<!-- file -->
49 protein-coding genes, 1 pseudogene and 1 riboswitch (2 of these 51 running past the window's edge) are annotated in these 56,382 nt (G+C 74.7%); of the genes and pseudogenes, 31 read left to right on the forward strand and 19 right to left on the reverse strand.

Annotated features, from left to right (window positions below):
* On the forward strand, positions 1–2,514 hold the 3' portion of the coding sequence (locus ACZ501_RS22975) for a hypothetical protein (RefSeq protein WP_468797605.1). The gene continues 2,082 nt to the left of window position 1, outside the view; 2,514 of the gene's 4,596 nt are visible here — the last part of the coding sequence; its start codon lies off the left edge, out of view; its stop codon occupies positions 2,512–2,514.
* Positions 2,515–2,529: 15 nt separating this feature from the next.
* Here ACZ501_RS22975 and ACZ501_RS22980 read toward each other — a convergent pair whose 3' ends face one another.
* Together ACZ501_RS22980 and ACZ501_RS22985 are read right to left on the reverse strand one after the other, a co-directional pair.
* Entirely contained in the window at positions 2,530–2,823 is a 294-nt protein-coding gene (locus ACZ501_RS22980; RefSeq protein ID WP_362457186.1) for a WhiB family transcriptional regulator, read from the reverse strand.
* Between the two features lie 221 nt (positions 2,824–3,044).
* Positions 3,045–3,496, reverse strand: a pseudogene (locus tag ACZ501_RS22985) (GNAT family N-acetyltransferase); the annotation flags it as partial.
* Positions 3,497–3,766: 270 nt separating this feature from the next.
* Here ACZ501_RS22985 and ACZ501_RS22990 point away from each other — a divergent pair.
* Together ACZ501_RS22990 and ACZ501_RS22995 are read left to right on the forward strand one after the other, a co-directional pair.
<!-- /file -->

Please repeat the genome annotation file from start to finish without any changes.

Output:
49 protein-coding genes, 1 pseudogene and 1 riboswitch (2 of these 51 running past the window's edge) are annotated in these 56,382 nt (G+C 74.7%); of the genes and pseudogenes, 31 read left to right on the forward strand and 19 right to left on the reverse strand.

Annotated features, from left to right (window positions below):
* On the forward strand, positions 1–2,514 hold the 3' portion of the coding sequence (locus ACZ501_RS22975) for a hypothetical protein (RefSeq protein WP_468797605.1). The gene continues 2,082 nt to the left of window position 1, outside the view; 2,514 of the gene's 4,596 nt are visible here — the last part of the coding sequence; its start codon lies off the left edge, out of view; its stop codon occupies positions 2,512–2,514.
* Positions 2,515–2,529: 15 nt separating this feature from the next.
* Here ACZ501_RS22975 and ACZ501_RS22980 read toward each other — a convergent pair whose 3' ends face one another.
* Together ACZ501_RS22980 and ACZ501_RS22985 are read right to left on the reverse strand one after the other, a co-directional pair.
* Entirely contained in the window at positions 2,530–2,823 is a 294-nt protein-coding gene (locus ACZ501_RS22980; RefSeq protein ID WP_362457186.1) for a WhiB family transcriptional regulator, read from the reverse strand.
* Between the two features lie 221 nt (positions 2,824–3,044).
* Positions 3,045–3,496, reverse strand: a pseudogene (locus tag ACZ501_RS22985) (GNAT family N-acetyltransferase); the annotation flags it as partial.
* Positions 3,497–3,766: 270 nt separating this feature from the next.
* Here ACZ501_RS22985 and ACZ501_RS22990 point away from each other — a divergent pair.
* Together ACZ501_RS22990 and ACZ501_RS22995 are read left to right on the forward strand one after the other, a co-directional pair.